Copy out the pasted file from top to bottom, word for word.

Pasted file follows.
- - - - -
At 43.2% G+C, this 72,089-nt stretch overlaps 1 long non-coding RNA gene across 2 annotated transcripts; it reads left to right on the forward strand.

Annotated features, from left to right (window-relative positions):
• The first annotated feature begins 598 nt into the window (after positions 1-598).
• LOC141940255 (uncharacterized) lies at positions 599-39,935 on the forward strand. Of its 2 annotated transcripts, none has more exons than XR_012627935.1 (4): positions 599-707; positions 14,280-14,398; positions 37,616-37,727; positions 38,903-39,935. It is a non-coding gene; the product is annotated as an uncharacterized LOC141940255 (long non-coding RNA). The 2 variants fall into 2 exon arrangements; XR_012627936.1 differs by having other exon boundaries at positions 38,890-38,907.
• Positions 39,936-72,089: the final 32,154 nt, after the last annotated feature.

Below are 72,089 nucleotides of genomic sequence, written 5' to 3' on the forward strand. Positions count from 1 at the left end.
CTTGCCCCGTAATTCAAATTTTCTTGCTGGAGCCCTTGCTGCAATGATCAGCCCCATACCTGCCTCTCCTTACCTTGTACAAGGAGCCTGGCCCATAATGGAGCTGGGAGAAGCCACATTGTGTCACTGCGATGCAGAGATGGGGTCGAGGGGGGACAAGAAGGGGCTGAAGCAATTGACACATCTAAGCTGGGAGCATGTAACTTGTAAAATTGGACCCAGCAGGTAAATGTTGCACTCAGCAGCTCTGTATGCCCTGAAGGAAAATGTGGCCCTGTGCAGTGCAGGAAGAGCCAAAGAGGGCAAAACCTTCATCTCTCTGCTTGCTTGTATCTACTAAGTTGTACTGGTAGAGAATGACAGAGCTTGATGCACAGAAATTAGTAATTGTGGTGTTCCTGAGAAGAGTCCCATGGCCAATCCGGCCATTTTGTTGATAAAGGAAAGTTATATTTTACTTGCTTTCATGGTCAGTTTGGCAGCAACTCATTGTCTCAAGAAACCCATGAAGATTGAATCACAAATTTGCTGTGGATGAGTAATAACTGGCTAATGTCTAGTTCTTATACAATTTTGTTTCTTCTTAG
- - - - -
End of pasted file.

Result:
At 43.2% G+C, this 72,089-nt stretch overlaps 1 long non-coding RNA gene across 2 annotated transcripts; it reads left to right on the forward strand.

Annotated features, from left to right (window-relative positions):
• The first annotated feature begins 598 nt into the window (after positions 1-598).
• LOC141940255 (uncharacterized) lies at positions 599-39,935 on the forward strand. Of its 2 annotated transcripts, none has more exons than XR_012627935.1 (4): positions 599-707; positions 14,280-14,398; positions 37,616-37,727; positions 38,903-39,935. It is a non-coding gene; the product is annotated as an uncharacterized LOC141940255 (long non-coding RNA). The 2 variants fall into 2 exon arrangements; XR_012627936.1 differs by having other exon boundaries at positions 38,890-38,907.
• Positions 39,936-72,089: the final 32,154 nt, after the last annotated feature.

Below are 72,089 nucleotides of genomic sequence, written 5' to 3' on the forward strand. Positions count from 1 at the left end.
CTTGCCCCGTAATTCAAATTTTCTTGCTGGAGCCCTTGCTGCAATGATCAGCCCCATACCTGCCTCTCCTTACCTTGTACAAGGAGCCTGGCCCATAATGGAGCTGGGAGAAGCCACATTGTGTCACTGCGATGCAGAGATGGGGTCGAGGGGGGACAAGAAGGGGCTGAAGCAATTGACACATCTAAGCTGGGAGCATGTAACTTGTAAAATTGGACCCAGCAGGTAAATGTTGCACTCAGCAGCTCTGTATGCCCTGAAGGAAAATGTGGCCCTGTGCAGTGCAGGAAGAGCCAAAGAGGGCAAAACCTTCATCTCTCTGCTTGCTTGTATCTACTAAGTTGTACTGGTAGAGAATGACAGAGCTTGATGCACAGAAATTAGTAATTGTGGTGTTCCTGAGAAGAGTCCCATGGCCAATCCGGCCATTTTGTTGATAAAGGAAAGTTATATTTTACTTGCTTTCATGGTCAGTTTGGCAGCAACTCATTGTCTCAAGAAACCCATGAAGATTGAATCACAAATTTGCTGTGGATGAGTAATAACTGGCTAATGTCTAGTTCTTATACAATTTTGTTTCTTCTTAG